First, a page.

History's most durable and best documented conflict--that between the sexes--is given a provocative spin with the publication of Bram Dijkstra's "Evil Sisters." Its title alone is sufficiently intriguing to guarantee a long, hard look by feminists, while our planet's committed misogynists will scour the book to validate their mind-set, one generally unacceptable in today's more enlightened societies.
In an earlier work, "Idols of Perversity," Dijkstra laid the groundwork for his explorations into men's waspish depiction of women as vampires, documenting how male-dominated fields of art and advertising branded women as demons and seducers to thwart the female's implicit quest for domination over, and control of, men. "Evil Sisters" goes beyond such implications by linking this century's genocidal horrors to late 19th century socioeconomic attitudes.
Dijkstra's analyses are based on assertions of post-Darwinian scientists, sociologists, biologists, theoretical economists, genetic experimenters and assorted psychologists and pseudo-academics, most in support of America's turn-of-the-century tycoons who skewed greed and personal prejudices, the better to accommodate themselves to Charles Darwin's seminal judgments regarding human evolution. Darwinian theory, positing that natural selection determines which life forms will or will not survive, strongly suggests that "might makes right" is mankind's guiding principle in its inexorable climb toward higher development.
Dijkstra contends that xenophobic statesmen and industrialists perverted Darwinism by deeming demoniacal anyone who diminished man's competitive resources. By anyone, of course, they meant women.
Man the entrepreneur avidly shoved woman the predator into this fishbowl of human piranhas, states Dijkstra, characterizing her as an anthropophagic (cannibalistic) seducer, kohled eyes insinuating bottomless temptations, rouged lips irresistibly inviting the spider's fatal kiss--in short, an abominable contemporary incarnation of ancient, death-dealing vampires.
Dijkstra's prototypical portrayal of such a creature is the actress Theda Bara as she appeared in a 1915 motion picture, "A Fool There Was." It introduced that era's view of a diabolic female wielding despotic, destructive sexual mastery and enthralled a nation mesmerized by Bara, simply called the Vampire, as she turned John Schuyler, a successful businessman, model husband and pillar of the community, into her piteous victim, brought to his knees by her irresistible enticements. "Kiss me, my fool," insists this vampire-woman, and as the man submits to her will, he seals his fate. "In depicting a woman's absolute erotic power over a man," notes Dijkstra, "this kiss also became a violation of the principles of manhood itself: Here was a woman who was, in essence, raping a man."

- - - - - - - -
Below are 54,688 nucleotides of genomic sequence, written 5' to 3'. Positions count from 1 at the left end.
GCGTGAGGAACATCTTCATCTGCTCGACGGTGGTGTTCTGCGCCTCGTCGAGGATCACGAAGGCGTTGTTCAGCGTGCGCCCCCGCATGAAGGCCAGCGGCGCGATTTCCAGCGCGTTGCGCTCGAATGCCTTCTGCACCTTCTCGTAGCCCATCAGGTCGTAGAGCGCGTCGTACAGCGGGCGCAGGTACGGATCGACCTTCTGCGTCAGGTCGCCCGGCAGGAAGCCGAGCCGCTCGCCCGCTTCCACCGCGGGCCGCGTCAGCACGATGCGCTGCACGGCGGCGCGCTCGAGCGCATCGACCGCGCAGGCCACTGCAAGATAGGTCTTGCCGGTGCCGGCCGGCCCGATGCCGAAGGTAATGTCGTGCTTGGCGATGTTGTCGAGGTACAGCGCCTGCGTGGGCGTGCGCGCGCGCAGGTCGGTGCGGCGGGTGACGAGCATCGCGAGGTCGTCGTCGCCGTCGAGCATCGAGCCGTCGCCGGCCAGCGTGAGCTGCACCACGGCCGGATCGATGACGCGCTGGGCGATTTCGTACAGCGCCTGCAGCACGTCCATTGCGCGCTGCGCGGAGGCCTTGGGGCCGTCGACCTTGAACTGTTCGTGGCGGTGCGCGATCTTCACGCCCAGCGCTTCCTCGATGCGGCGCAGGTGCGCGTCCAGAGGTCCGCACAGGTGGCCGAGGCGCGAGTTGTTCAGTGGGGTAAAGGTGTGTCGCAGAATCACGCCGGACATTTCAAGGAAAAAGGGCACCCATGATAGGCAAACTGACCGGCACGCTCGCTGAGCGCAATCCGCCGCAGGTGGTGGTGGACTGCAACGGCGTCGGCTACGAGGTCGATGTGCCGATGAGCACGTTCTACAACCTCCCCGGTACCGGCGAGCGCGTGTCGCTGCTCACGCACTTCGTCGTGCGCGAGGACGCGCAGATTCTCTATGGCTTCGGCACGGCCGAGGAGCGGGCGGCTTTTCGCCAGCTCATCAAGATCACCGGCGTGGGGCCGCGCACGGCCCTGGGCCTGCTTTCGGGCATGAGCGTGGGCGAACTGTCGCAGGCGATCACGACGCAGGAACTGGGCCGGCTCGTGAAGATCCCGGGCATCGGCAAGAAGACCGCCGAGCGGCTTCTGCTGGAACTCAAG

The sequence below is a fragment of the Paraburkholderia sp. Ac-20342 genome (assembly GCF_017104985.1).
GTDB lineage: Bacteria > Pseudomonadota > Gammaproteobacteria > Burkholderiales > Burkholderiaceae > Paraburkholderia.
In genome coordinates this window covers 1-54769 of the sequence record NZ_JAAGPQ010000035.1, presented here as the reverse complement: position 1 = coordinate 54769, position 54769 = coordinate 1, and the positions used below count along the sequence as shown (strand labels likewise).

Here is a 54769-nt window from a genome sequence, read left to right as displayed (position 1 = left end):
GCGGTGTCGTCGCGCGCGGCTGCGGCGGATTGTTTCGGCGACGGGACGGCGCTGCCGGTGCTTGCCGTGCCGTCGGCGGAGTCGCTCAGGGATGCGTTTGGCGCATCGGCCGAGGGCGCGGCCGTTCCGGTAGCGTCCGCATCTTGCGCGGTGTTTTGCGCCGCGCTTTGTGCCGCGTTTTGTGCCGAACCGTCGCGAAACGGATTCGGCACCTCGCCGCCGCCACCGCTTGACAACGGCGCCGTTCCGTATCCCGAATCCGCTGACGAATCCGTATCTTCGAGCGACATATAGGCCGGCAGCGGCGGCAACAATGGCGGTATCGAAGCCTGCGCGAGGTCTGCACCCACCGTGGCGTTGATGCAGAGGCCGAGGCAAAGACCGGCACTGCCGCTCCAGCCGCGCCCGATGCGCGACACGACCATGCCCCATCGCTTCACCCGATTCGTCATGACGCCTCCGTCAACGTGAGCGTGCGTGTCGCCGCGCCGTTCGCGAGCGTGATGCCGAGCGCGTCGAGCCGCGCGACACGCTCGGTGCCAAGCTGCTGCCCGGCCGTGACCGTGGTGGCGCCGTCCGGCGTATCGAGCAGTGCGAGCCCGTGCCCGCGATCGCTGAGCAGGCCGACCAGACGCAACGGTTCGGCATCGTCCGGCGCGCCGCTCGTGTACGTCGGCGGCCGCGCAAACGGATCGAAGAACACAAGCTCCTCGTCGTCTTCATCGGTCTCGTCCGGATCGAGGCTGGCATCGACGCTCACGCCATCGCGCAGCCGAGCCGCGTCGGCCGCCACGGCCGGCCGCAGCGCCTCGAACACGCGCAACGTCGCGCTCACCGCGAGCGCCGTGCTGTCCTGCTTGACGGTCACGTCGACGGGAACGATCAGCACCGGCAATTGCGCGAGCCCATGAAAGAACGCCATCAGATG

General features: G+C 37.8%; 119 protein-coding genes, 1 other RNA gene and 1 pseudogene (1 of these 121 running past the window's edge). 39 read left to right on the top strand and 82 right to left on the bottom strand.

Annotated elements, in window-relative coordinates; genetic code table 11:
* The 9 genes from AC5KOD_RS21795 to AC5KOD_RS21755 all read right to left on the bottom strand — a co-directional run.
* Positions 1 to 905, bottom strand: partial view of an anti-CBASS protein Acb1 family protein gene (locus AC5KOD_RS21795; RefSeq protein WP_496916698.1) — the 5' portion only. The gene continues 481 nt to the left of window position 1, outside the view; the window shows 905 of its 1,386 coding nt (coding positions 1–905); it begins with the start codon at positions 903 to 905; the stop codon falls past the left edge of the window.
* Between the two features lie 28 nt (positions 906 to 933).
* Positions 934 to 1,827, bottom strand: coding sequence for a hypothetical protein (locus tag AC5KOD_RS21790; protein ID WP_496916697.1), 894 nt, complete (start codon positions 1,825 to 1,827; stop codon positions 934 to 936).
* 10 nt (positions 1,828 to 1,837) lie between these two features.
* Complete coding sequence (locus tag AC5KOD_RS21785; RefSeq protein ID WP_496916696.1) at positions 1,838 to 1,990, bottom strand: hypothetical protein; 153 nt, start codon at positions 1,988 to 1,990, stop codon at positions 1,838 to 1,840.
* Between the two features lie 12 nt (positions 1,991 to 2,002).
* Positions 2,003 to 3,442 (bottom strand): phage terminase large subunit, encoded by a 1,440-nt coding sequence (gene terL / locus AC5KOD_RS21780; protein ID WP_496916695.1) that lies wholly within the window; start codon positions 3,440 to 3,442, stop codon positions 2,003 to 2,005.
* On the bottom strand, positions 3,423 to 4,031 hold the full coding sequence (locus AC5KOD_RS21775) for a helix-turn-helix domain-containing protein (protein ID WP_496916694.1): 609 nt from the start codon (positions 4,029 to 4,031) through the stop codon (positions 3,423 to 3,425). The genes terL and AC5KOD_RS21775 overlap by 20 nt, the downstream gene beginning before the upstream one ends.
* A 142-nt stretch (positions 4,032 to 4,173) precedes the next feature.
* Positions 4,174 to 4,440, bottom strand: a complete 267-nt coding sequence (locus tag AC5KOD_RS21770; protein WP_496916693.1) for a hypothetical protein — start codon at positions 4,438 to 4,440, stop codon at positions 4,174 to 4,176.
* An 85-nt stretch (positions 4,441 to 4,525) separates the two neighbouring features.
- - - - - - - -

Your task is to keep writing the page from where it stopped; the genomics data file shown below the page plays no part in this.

Defining the vampire's kiss as a cold-blooded assault, intrinsically an upper persuasion for a lower invasion, Dijkstra explores early 20th century scientific notions about the connection between man's semen and his cerebral powers. This may prove fascinating to anyone connected with anatomical research, especially of the academic kind, but it's a tough read for the general public and the book's main flaw. In nearly every chapter, Dijkstra alludes to tempting samples from literature, film and the arts describing demon-like female behavior, then surrounds them with interpretations best suited for scholars in the social and biological sciences. Dijkstra is more accessible when he traces a spate of vampire films focalizing women as sexually depraved bloodsuckers, following publication of Bram Stoker's "Dracula" in 1897, a work that bred a prodigy of such monsters like those cavorting in Anne Rice's fractious novels. In Dijkstra's view, "the vampire Lestat and his violent pop-culture minions are not erotic revolutionaries but contemporary businessmen with late Victorian dental work."
Even the fiction of American literary lions is not spared. Hemingway, Faulkner and Fitzgerald are all shown to feature predatory females hell-bent on draining men of their brain cell-producing honey, while a burgeoning motion picture industry contributed its share of diatribe: D.W. Griffith's vile, racist (and hugely successful) "The Birth of a Nation"; F.W. Murneau's misanthropic "Nosferatu"; Fritz Lang's fascist parable "Metropolis"; Erich Von Sternberg's "Blue Angel," starring Marlene Dietrich and Rudolph Valentino in "The Sheik's" macho triumph over "degenerate" femaleness. All clearly exhibit their creators' terror about sexual woman's corrosive potential for reducing malehood's noble ideals to a condition of "unclean, miscegenated, socialist anarchy." Dijkstra thoroughly details how the roots of anti-feminine, racist and social prejudices were nourished by such cultural fertilizer. Nor have such attitudes been eradicated: Dijkstra might easily add Madonna and the Dallas Cowboy cheerleaders to his gallery of modern female vampires.
"Evil Sisters" is most provocative in the chilling last chapter as it traces Hitler's commitment to the distorted eugenics of anti-feminist racists and the invectives of American misogynists and anti-Semites like academic luminaries David Starr Jordan and Madison Grant. From such ilk Hitler imbibed his infamous concepts of racial purity, ultimately leading to his conviction that a woman was, as the author notes, "the conduit to degeneration, the weak link in the evolutionary process" and that "only chaste motherhood could 'kill' her."
In a cultural milieu that continues to purvey magazines, films and videos that blatantly exploit women's bodies--a milieu all too often equating human sexual impulses with dissolute and degenerate behavior--Dijkstra's inquiry into the root causes of such attitudes should be welcomed.